Hydroelectricity Current Affairs - 2019
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Prime Minister Narendra Modi inaugurated 300 MW Kishanganga Hydroelectric Project in Bandipora District of Jammu & Kashmir. He also laid foundation stone of 1000 MW capacity Pakal Dul Power Project.
Pakal Dul HydroElectric Project
Pakal Dul Dam is proposed 167m concrete-face rock-fill dam (CFRD) on Marusadar River, a tributary of Chenab River in Kishtwar district of J&K. The primary purpose of the dam is hydroelectric power generation. Its underground power house has four units each of 250 MW capacity (total 1000 MW).
With 1000 MW capacity, it will be largest Hydro Power Project in J&K on completion. It will be also first storage project in J&K. Its project cost is shared by Government of India as well as the Government of J&K. It will have immense benefits for J&K by supplying power and also by improving water availability during lean season.
Kishangana HydroElectric Project
It is 37 m high concrete faced rockfill dam (CFRD) constructed on Kishanganga River in Jhelum River basin in Bandipore in Jammu and Kashmir. Its construction was started in 2007 and completed in 2016. It has underground power House with 3 Units of 110 MW capacity each (330 MW). Its all units were synchronised in May 2018. It will provide a free power of 13% to the state, which will be around Rs. 133 crore per year.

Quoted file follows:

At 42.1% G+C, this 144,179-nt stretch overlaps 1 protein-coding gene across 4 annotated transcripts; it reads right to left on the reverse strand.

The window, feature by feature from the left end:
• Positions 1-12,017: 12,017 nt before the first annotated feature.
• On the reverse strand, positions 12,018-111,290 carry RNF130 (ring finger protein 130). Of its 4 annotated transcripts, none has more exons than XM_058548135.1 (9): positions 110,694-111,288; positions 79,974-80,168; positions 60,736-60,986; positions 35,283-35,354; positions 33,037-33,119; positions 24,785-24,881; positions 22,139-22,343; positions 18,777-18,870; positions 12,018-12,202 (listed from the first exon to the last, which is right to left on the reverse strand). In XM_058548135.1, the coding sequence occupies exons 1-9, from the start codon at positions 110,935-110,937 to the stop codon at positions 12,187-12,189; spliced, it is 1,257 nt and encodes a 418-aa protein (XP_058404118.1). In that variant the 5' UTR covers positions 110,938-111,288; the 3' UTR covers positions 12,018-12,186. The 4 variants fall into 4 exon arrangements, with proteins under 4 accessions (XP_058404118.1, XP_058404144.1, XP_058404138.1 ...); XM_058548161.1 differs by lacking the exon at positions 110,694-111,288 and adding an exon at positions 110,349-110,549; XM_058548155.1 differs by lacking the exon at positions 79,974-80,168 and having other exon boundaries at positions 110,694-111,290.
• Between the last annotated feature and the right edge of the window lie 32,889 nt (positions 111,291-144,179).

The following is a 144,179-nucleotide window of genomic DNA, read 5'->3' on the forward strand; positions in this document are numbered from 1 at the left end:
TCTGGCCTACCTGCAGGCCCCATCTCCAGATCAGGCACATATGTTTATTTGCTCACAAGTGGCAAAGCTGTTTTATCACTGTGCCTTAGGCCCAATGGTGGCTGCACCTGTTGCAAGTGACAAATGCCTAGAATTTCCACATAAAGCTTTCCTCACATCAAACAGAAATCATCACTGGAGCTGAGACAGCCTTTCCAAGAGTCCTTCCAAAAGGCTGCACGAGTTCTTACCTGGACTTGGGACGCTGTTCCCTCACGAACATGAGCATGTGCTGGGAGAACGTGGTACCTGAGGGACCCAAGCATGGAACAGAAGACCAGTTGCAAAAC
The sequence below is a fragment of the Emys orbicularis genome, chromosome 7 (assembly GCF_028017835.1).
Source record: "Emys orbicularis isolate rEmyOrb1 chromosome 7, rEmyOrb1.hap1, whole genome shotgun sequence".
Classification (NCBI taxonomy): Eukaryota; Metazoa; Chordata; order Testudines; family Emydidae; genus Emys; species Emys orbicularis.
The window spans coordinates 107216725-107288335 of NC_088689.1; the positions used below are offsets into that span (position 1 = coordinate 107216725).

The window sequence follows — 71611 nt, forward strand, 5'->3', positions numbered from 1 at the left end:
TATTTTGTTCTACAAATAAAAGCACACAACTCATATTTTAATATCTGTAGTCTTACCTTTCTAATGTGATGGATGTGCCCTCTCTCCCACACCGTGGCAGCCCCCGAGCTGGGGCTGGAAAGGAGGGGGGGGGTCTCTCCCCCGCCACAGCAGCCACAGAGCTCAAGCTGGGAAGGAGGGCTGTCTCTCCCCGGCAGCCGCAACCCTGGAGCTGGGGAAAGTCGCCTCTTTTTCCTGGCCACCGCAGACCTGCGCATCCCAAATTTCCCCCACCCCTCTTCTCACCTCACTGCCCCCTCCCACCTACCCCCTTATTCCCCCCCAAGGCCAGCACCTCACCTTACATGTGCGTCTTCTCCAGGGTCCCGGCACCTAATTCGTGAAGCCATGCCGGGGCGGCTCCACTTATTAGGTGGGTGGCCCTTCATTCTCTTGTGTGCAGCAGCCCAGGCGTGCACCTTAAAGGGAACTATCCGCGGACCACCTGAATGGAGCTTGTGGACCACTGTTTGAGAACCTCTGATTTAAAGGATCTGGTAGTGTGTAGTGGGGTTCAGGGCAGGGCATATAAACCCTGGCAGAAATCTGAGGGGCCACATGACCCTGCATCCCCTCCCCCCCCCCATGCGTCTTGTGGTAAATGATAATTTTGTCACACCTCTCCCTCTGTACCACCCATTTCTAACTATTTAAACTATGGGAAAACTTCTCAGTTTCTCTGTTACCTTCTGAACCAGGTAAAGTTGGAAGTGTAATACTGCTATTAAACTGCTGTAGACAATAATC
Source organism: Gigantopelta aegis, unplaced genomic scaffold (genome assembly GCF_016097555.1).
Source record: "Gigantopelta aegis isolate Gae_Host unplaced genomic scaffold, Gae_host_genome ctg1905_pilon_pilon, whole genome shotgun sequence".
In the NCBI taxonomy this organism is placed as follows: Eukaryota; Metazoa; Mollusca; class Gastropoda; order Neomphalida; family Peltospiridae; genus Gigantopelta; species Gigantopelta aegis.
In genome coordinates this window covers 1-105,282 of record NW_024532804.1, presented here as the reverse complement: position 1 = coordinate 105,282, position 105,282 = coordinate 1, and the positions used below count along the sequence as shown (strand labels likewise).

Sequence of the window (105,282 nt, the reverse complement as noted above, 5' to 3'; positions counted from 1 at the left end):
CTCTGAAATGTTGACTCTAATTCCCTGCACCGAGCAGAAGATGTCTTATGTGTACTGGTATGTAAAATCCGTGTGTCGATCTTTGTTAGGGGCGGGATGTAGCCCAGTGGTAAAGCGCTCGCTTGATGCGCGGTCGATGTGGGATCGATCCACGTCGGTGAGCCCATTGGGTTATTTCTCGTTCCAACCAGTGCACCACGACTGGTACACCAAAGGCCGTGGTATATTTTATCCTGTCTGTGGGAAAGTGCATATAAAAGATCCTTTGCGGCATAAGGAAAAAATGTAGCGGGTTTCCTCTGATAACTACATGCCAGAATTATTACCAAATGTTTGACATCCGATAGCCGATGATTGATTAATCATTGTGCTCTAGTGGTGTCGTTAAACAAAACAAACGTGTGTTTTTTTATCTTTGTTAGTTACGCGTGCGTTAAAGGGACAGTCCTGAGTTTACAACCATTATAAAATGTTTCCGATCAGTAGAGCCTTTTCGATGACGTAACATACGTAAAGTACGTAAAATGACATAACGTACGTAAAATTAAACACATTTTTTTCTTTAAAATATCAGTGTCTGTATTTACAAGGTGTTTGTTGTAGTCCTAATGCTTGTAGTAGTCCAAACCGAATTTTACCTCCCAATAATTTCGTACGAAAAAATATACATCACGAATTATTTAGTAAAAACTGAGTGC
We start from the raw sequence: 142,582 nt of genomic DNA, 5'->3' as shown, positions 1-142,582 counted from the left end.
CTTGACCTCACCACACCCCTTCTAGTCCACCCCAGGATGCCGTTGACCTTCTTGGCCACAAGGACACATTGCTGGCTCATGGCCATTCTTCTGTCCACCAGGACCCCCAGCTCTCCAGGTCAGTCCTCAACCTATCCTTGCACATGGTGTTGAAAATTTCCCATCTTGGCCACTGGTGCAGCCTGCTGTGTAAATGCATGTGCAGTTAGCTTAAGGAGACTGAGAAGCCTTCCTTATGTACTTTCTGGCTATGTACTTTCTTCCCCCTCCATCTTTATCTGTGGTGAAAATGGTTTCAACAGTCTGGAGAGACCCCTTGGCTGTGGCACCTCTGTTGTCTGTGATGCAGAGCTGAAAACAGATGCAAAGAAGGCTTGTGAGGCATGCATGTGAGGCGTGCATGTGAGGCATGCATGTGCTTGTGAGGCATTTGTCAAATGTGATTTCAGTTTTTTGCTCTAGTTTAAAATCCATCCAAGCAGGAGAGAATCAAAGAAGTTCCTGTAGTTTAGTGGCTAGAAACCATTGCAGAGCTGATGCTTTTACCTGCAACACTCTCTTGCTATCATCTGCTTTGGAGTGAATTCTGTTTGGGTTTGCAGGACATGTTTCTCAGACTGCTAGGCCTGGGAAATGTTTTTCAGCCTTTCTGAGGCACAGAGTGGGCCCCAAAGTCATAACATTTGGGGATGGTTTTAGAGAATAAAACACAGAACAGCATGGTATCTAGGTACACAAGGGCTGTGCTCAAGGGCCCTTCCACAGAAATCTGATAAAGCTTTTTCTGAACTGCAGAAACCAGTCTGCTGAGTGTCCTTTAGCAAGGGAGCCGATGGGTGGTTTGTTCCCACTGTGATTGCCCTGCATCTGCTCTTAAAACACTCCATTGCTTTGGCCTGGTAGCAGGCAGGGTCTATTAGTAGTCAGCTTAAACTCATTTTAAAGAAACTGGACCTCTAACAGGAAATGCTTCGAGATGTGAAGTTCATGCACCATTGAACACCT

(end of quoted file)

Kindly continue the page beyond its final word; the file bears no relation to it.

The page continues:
Union Cabinet approves the Revised Cost Estimate of Punatsangchhu-II Hydroelectric Project in Bhutan
The Union Cabinet has given its approval for Revised Cost Estimate (RCE) of 7290.62 crore rupees for the ongoing 1020 MW Punatsangchhu-II Hydroelectric Project (HEP) in Bhutan.
The Hydroelectric project seeks to provide surplus power to India and thus augment power availability in the country.
The approval of RCE would enable project works to proceed smoothly without interruption and the total cost escalation for the project after RCE at this stage is 3512.82 crore rupees.
- India and Bhutan had signed a bilateral agreement to execute the Punatsangchhu-II HEP in April 2010.
- The project was approved cost of 3777.8 crore rupees with funding by Union Government as 30% grant and 70% loan at 10% annual interest.
- The main factors behind cost escalation were due to inflation from March 2009 to March 2015 and increase in capacity of HEP from 990 MW to 1020 MW.
- Besides, change in surface power house to underground power house and additional requirements of Bhutan’s National Transmission Grid Master Plan and adverse geological condition also escalated the cost.